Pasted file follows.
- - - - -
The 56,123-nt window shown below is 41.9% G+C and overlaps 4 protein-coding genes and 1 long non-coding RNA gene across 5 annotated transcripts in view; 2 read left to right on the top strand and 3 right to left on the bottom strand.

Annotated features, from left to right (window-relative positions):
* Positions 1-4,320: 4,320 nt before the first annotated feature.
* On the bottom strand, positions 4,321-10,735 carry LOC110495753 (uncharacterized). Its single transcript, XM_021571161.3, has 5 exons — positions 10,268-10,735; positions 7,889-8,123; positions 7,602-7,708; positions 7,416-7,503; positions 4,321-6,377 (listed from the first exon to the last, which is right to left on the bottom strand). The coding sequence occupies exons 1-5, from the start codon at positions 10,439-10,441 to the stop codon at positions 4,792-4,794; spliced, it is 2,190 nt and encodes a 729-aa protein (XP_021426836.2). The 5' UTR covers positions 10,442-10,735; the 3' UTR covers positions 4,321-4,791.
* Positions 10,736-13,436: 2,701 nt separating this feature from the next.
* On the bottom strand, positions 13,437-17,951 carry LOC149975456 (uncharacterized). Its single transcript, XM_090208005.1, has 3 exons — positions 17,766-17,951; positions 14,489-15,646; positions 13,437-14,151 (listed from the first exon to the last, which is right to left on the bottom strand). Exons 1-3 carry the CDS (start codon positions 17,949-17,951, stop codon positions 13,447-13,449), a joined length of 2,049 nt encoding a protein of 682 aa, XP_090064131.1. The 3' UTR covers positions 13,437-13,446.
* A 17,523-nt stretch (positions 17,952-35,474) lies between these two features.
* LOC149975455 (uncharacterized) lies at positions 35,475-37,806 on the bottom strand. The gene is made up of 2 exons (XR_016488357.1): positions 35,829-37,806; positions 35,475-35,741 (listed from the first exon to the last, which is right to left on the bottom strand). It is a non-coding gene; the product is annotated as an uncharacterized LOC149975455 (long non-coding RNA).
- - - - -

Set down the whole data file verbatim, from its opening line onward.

The 56,123-nt window shown below is 41.9% G+C and overlaps 4 protein-coding genes and 1 long non-coding RNA gene across 5 annotated transcripts in view; 2 read left to right on the top strand and 3 right to left on the bottom strand.

Annotated features, from left to right (window-relative positions):
* Positions 1-4,320: 4,320 nt before the first annotated feature.
* On the bottom strand, positions 4,321-10,735 carry LOC110495753 (uncharacterized). Its single transcript, XM_021571161.3, has 5 exons — positions 10,268-10,735; positions 7,889-8,123; positions 7,602-7,708; positions 7,416-7,503; positions 4,321-6,377 (listed from the first exon to the last, which is right to left on the bottom strand). The coding sequence occupies exons 1-5, from the start codon at positions 10,439-10,441 to the stop codon at positions 4,792-4,794; spliced, it is 2,190 nt and encodes a 729-aa protein (XP_021426836.2). The 5' UTR covers positions 10,442-10,735; the 3' UTR covers positions 4,321-4,791.
* Positions 10,736-13,436: 2,701 nt separating this feature from the next.
* On the bottom strand, positions 13,437-17,951 carry LOC149975456 (uncharacterized). Its single transcript, XM_090208005.1, has 3 exons — positions 17,766-17,951; positions 14,489-15,646; positions 13,437-14,151 (listed from the first exon to the last, which is right to left on the bottom strand). Exons 1-3 carry the CDS (start codon positions 17,949-17,951, stop codon positions 13,447-13,449), a joined length of 2,049 nt encoding a protein of 682 aa, XP_090064131.1. The 3' UTR covers positions 13,437-13,446.
* A 17,523-nt stretch (positions 17,952-35,474) lies between these two features.
* LOC149975455 (uncharacterized) lies at positions 35,475-37,806 on the bottom strand. The gene is made up of 2 exons (XR_016488357.1): positions 35,829-37,806; positions 35,475-35,741 (listed from the first exon to the last, which is right to left on the bottom strand). It is a non-coding gene; the product is annotated as an uncharacterized LOC149975455 (long non-coding RNA).